What Do You Do After You Quit Your Job?

Here are 10 things you can do with all the glorious time and energy you’re about to have.
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Quitting is for winners. Photo: Dollar Gill, Unsplash

Quitting a job can be scary. But that shouldn’t stop anyone from throwing in the towel and sticking it to the man. 

In fact, as of late, it seems like it hasn’t. You must have already heard of what people are calling “The Great Resignation.” People have been leaving their jobs in droves for reasons ranging from low pay and bad management to simply not wanting to work or wanting to spend more time with family. So whatever your reasons are for quitting or wanting to quit, know that you are far from alone. 


I’ve quit several jobs since I entered the workforce. Sometimes I quit after two years, other times after four months. Each time, I was aided by a mix of delusion and optimism that told me “something better” would soon come my way. Sometimes that took longer than I would have liked. What I really enjoyed, however, was the time before that “something better” came along.

There’s nothing quite like the feeling of pushing your desk over, throwing your hands up, and deciding you no longer need the thing that’s been taking anywhere from eight to 12 hours of your weekdays and then some precious hours of your short weekends. Imagine getting back all that time, even for just a short while. There’s also the romantic pull of possibility. Where will I go? What will I do? Who will I meet? I can’t wait to find out, but also… I can. Another prominent feeling that comes with throwing in the towel is relief. You finally did it—and thank God you did.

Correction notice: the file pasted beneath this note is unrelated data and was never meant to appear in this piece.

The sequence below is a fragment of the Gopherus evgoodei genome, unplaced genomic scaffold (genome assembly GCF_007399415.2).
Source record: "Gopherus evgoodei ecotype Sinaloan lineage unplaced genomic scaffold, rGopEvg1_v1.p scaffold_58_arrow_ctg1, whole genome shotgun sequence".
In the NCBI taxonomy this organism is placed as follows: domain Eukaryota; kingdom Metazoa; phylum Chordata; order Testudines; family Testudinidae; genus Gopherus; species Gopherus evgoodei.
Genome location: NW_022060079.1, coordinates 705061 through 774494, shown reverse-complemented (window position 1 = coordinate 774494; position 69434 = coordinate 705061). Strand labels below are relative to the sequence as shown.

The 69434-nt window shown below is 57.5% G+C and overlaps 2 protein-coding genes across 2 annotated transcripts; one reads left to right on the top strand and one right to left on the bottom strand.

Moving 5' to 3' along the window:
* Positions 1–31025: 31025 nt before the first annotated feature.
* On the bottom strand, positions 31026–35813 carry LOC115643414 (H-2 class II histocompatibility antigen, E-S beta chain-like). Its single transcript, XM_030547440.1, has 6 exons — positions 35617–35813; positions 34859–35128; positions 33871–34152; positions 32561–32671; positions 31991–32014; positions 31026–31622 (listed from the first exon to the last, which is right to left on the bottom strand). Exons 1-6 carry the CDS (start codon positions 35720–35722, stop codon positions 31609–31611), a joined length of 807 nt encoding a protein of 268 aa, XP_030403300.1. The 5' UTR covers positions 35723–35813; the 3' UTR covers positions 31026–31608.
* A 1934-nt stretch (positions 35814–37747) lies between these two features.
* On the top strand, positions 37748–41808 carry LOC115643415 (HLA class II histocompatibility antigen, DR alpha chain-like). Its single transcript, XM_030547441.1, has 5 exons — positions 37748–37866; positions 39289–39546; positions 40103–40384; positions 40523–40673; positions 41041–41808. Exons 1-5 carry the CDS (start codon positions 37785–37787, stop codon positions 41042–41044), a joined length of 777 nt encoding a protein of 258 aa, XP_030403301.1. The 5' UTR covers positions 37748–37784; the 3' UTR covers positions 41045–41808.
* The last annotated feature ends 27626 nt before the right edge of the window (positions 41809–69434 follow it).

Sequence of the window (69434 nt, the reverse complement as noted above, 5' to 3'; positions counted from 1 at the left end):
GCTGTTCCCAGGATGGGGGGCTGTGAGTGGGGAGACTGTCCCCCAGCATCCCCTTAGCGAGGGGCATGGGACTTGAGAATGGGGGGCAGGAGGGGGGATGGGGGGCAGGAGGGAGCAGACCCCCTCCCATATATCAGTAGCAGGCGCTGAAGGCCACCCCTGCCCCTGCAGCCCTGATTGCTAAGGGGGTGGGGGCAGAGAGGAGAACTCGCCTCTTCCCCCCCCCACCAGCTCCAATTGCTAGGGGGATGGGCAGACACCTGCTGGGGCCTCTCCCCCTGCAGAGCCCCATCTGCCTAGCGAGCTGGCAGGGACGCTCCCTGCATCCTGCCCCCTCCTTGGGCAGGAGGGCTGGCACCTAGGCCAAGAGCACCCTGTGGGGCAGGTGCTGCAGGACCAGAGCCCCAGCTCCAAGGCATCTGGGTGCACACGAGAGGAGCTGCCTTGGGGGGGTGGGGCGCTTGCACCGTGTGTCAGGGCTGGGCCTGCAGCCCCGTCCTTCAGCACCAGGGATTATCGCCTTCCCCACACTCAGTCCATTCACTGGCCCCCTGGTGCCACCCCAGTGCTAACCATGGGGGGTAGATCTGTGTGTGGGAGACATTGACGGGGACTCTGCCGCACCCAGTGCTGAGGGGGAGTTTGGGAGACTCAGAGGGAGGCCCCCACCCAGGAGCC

But now what? 

Whether your job requires the same daily routine or comes with surprise huddles every hour, quitting usually means you’re about to have a lot less to do with a lot more time. That’s fucking great. And at the risk of sounding like I’m struggling with toxic productivity, you should make the most of it


Below is a list of things I’m thankful I did when I was “in between jobs,” and some things I promise to do the next time I am. There will come a time, of course, when you’ll likely have to take a good look at yourself and decide what you want to do next. Hopefully, you’ll have a lot of options. But here are some things you can do right now in humble celebration of finally quitting

1) Say a proper goodbye to your colleagues

The ones you like, at least. Only because no matter how bad your job was, they likely made it a little bit better. Take them out to drinks if you see them in person, or send them a little parting gift if you don’t. You’re also leaving them in hell, so at least leave them with something good. 

2) Decide how honest you want to be at your exit interview

You know exactly why you’re leaving. Maybe you’ve indulged in a quick rant on a Slack huddle about your rejected vacation leave, or tried to explain why your boss is an asshole to a friend who just could not understand. Now is your chance to let it all out. Or not.